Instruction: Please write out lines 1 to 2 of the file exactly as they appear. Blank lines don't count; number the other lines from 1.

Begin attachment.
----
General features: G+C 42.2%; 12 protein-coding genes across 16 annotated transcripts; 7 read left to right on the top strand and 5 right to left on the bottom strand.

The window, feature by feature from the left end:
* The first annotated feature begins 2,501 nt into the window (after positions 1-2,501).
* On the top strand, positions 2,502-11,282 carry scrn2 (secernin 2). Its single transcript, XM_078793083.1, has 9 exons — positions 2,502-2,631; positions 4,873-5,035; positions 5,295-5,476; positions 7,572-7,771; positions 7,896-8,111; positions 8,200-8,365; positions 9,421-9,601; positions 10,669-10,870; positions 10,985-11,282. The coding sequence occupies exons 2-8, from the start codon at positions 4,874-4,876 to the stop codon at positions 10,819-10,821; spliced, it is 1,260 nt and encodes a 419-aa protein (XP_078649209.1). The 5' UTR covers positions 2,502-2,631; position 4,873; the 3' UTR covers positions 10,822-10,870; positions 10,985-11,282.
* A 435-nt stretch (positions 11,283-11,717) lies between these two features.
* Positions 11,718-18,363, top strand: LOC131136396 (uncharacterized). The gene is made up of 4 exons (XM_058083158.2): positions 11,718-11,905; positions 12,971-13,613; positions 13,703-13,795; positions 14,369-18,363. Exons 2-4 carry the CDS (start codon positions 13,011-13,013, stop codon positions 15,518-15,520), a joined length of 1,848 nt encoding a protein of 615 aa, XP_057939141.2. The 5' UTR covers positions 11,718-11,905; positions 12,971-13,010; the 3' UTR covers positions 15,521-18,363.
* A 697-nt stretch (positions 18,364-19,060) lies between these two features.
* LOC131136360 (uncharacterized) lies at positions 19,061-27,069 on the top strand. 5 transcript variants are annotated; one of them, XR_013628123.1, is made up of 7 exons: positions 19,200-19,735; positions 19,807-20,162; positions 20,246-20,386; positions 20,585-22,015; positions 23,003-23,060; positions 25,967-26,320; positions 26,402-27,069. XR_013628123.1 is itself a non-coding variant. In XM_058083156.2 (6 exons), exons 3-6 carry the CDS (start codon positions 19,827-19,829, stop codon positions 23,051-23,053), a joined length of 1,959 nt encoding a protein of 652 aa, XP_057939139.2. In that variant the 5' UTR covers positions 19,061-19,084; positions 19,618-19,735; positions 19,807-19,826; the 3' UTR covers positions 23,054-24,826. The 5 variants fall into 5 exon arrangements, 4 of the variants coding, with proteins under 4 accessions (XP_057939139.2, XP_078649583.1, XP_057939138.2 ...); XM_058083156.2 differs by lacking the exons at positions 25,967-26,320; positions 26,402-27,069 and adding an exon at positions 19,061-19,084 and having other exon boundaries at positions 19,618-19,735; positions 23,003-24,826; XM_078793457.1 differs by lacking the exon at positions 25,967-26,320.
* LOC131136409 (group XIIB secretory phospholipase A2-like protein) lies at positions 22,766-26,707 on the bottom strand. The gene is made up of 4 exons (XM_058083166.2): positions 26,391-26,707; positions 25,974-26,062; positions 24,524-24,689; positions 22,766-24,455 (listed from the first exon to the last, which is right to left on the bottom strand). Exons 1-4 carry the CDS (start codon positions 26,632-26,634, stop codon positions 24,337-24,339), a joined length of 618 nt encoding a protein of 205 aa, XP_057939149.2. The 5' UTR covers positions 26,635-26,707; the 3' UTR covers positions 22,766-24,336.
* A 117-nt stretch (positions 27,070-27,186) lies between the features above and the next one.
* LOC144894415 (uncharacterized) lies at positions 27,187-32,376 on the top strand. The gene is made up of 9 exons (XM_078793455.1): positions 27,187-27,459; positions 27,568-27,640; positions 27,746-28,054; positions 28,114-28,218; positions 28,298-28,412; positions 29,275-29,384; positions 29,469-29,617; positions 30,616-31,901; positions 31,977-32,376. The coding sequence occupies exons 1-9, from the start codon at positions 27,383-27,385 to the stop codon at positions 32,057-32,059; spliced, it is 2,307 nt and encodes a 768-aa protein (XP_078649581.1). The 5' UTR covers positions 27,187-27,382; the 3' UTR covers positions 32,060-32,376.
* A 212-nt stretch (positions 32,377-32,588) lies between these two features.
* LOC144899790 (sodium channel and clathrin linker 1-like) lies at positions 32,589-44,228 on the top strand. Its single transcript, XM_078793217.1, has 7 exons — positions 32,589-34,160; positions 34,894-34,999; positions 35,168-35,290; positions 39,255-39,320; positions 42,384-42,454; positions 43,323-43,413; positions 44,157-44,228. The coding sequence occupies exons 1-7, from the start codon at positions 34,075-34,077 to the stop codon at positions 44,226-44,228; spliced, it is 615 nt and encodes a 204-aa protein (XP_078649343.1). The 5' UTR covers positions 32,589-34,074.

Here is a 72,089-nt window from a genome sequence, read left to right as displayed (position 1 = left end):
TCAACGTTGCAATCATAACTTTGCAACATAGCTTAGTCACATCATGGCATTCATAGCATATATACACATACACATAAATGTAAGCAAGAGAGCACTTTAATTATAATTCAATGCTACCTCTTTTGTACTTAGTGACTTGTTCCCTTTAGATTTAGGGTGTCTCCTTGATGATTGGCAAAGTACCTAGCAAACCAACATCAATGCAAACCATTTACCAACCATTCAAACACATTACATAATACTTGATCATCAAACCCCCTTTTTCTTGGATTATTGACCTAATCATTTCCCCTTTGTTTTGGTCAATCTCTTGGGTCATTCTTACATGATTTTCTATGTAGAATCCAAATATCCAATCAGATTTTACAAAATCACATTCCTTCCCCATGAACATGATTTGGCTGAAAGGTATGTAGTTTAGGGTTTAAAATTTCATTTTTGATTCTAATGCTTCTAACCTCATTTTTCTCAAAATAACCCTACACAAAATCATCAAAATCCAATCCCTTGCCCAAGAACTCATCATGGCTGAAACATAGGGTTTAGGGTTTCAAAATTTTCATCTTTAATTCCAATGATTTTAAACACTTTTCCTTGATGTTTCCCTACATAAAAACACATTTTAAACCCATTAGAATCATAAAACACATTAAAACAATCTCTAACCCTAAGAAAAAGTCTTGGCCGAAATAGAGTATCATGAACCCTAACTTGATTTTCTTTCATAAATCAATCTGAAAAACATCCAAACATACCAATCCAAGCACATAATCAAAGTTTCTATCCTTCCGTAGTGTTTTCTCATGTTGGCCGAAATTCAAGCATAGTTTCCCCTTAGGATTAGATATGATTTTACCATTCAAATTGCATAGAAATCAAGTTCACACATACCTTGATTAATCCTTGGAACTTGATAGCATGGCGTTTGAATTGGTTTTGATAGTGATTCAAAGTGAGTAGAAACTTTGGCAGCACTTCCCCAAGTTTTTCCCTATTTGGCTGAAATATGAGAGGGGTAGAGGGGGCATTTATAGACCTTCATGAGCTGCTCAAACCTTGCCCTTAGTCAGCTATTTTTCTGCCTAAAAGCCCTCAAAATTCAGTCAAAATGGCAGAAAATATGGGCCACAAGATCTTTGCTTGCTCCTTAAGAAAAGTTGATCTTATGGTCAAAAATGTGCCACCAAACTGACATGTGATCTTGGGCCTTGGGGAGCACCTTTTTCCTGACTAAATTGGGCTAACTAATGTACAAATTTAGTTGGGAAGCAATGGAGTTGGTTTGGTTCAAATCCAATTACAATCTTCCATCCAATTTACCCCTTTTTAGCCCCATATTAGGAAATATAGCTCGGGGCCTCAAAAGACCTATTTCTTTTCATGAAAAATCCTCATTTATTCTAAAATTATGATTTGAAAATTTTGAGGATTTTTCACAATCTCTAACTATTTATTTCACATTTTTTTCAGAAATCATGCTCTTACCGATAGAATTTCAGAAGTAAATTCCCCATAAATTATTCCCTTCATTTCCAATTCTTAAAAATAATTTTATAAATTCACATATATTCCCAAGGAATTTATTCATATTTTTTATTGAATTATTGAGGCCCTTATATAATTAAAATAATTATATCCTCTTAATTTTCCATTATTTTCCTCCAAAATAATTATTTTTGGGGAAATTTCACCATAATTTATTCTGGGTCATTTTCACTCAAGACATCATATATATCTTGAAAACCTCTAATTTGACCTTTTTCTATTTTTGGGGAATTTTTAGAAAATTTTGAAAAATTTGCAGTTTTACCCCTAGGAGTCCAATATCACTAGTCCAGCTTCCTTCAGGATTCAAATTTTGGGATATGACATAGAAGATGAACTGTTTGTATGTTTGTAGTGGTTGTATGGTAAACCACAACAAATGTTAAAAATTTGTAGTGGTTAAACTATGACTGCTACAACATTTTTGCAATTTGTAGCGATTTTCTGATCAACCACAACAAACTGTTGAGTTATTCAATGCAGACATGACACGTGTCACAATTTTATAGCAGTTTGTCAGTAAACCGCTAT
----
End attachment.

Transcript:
General features: G+C 42.2%; 12 protein-coding genes across 16 annotated transcripts; 7 read left to right on the top strand and 5 right to left on the bottom strand.

The window, feature by feature from the left end: